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When creating a C++ class what is best practice>

  • Put the entire class definition and member functions in a header file
  • Put the class definition and function declarations in the header file and put the function definitions in a separate source file
  • Put the entire class definition and declare member functions in a source file?

I realize you can do it any of those three ways, but I am wondering if there is a preferred/fastest way. Any information would be great.

  • You can't put the entire class definition in a source file if you plan to use the class outside that file. – Sebastian Redl Jun 2 '16 at 11:51
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It depends, as usual.

Generally, it's best practice to split each class into a header (.h or .hpp) and source (.cpp) file, where you put everything you can in the source file*, because it considerably speeds up building your program. This is incredibly important in real world development because large projects can take anywhere from 15 minutes to several hours to fully recompile and link. If you change anything in a source file the compiler only needs to recompile that cpp file into an object file and link the programs that include this object file. If you change anything in a header file, the compiler needs to recompile all cpp files that include that header and link all the programs that include any of these object files.

If the class is lightweight and very unlikely to change it's usually better to have it all in a header file. An example would be a class that serves as a strongly typed ID and only has a constructor and a comparison operator. Using only a header file keeps the code simpler and easier to read, and in this special case doesn't harm compile time because the class will "never" change.

If the class is a template it is usually not possible to put anything in a cpp file (unless we use template specialization), but it is often convention to place the definitions below the class declaration in the header file, using the inline keyword to allow compilation.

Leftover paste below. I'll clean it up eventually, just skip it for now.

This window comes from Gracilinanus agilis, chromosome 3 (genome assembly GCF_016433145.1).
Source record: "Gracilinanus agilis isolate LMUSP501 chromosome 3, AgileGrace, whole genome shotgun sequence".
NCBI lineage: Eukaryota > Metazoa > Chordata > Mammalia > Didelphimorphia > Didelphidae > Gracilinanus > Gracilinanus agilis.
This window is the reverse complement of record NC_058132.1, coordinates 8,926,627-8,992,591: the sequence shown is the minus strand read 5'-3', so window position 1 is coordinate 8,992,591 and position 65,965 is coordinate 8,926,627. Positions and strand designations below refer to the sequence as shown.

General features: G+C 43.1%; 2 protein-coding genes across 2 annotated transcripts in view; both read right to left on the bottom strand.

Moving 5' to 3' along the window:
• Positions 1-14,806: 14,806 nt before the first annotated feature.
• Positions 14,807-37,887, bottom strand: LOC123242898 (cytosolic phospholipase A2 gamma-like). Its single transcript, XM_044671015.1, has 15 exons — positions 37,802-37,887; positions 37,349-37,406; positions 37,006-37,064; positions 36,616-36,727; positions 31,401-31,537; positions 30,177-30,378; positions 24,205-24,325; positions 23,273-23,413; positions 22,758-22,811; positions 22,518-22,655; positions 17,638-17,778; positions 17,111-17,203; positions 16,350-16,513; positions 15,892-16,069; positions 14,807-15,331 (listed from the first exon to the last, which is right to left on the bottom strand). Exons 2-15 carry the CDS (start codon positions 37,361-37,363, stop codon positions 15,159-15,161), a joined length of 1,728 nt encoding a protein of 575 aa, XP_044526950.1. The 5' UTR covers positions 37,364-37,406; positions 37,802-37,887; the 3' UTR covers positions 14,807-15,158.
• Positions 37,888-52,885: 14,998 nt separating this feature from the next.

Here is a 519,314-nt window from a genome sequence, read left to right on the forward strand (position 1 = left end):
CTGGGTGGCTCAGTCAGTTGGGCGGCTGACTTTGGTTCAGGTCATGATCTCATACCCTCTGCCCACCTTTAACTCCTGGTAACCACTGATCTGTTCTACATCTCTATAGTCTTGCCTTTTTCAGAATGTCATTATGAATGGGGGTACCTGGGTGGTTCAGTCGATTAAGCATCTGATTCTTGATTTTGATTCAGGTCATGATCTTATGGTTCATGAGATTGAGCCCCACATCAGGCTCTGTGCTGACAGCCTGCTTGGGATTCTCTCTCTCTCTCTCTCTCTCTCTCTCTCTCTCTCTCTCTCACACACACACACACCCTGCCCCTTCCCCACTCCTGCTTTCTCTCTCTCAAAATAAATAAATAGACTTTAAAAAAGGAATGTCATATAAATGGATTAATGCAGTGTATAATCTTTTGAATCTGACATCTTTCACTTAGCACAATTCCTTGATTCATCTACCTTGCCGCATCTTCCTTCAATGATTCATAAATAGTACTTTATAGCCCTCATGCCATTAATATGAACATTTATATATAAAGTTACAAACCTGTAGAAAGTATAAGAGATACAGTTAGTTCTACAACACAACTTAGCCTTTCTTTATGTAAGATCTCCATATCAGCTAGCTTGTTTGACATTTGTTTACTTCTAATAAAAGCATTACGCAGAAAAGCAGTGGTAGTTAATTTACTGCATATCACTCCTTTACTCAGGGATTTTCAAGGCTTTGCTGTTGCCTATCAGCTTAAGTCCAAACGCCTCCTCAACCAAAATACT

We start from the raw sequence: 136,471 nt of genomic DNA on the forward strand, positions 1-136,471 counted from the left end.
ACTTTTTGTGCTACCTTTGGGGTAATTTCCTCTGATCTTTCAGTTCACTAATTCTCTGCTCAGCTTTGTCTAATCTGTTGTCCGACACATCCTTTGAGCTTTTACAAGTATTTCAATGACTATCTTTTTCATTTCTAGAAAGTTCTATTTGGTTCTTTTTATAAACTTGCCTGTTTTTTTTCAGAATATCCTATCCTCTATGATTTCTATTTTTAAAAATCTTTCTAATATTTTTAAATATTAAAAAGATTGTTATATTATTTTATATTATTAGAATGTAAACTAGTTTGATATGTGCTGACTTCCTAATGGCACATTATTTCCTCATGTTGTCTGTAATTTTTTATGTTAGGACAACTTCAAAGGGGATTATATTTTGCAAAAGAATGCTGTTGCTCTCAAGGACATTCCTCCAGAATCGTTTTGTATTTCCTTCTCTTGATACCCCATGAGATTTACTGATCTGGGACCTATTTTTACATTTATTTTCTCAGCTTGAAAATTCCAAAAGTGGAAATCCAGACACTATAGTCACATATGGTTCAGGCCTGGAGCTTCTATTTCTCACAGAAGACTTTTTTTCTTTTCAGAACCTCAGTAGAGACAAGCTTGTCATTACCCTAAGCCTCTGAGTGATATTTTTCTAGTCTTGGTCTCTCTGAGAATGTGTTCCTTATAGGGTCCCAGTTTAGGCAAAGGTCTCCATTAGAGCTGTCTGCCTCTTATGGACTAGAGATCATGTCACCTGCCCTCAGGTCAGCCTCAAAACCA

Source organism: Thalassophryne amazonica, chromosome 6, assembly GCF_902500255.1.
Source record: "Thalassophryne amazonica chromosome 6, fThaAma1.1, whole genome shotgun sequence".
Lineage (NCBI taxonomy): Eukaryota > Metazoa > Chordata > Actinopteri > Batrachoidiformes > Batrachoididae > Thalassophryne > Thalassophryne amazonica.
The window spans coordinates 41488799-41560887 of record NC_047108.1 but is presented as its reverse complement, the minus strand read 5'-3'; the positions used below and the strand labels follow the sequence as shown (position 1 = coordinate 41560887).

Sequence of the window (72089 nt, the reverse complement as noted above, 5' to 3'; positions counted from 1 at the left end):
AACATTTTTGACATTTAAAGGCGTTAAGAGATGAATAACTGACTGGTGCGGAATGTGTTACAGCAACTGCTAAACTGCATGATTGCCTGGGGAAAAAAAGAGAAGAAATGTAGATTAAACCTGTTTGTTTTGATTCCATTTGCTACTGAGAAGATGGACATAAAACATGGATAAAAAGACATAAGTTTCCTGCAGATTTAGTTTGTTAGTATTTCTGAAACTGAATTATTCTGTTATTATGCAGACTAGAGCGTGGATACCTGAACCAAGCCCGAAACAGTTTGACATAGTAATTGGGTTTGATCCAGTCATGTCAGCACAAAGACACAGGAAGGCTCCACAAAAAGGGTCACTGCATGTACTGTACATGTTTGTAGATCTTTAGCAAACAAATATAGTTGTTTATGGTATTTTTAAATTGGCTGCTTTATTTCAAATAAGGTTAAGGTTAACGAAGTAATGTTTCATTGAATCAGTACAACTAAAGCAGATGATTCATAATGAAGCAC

*You can put even more in the source file if your project suffers strongly from header dependencies and the resulting compile time: pImpl Idiom

2

Normally you put the class definition and the function declarations in the header file. And the function definitions in a source (*.cpp) file.

The reason to put the class definition and function declarations in the header file is so that other parts of the software can include the header and use the class and its method.
The reason to put the method definitions in a cpp-source file was that the methods should be defined only once. Modern compilers (i.e. C++-14 and above) can cope with the same method defined multiple times (given that all definitions are equal, as is the case with included header files). However, most C++ programmers expect the method definitions to be in cpp-files and only in header files when the methods should be inlined, therefore I would advise to put the methods in cpp-files.

1

This is probably subjective, but it's an interesting question. A class in C++ is used to represent several distinct concepts:

  1. An interface
  2. An object
  3. A type

An interface will involve virtual void foo() = 0 and (hopefully) no implementation. An object will bundle some state with some related methods, e.g. std::vector<int>. A type is used to control the compilation process, but has no purpose beyond this - it could be as simple as struct tag; or struct tag {}.

I believe that whether the class and methods should be split depends on which of the above categories you are using it for. An interface will move everything it can into the source file. An object is likely to be a mixture of small inline methods, written in the header, and larger functions, perhaps with dependencies, in the source. A pure type tends to be involved with templates and entirely in the header.

All that said, most forms of "best practice" amount to (compromises between) minimising duplication and minimising coupling. If we apply these goals to classes, we probably want to put any method that would pull in dependencies from elsewhere into the source file to minimise coupling, and any others into the header so we don't need to type quite so much. Writing a class entirely in a source file is great until it needs to be shared with other compilation units, but until then, go for it.

This is complicated by templates. If the class in question is templated, one is forced to choose between writing most of it in the header or explicitly instantiating it for a known set of types in a single source file. I couldn't defend it as best practice, but I tend to write templated classes entirely in header files, factoring out such type-agnostic code as exists into free functions.

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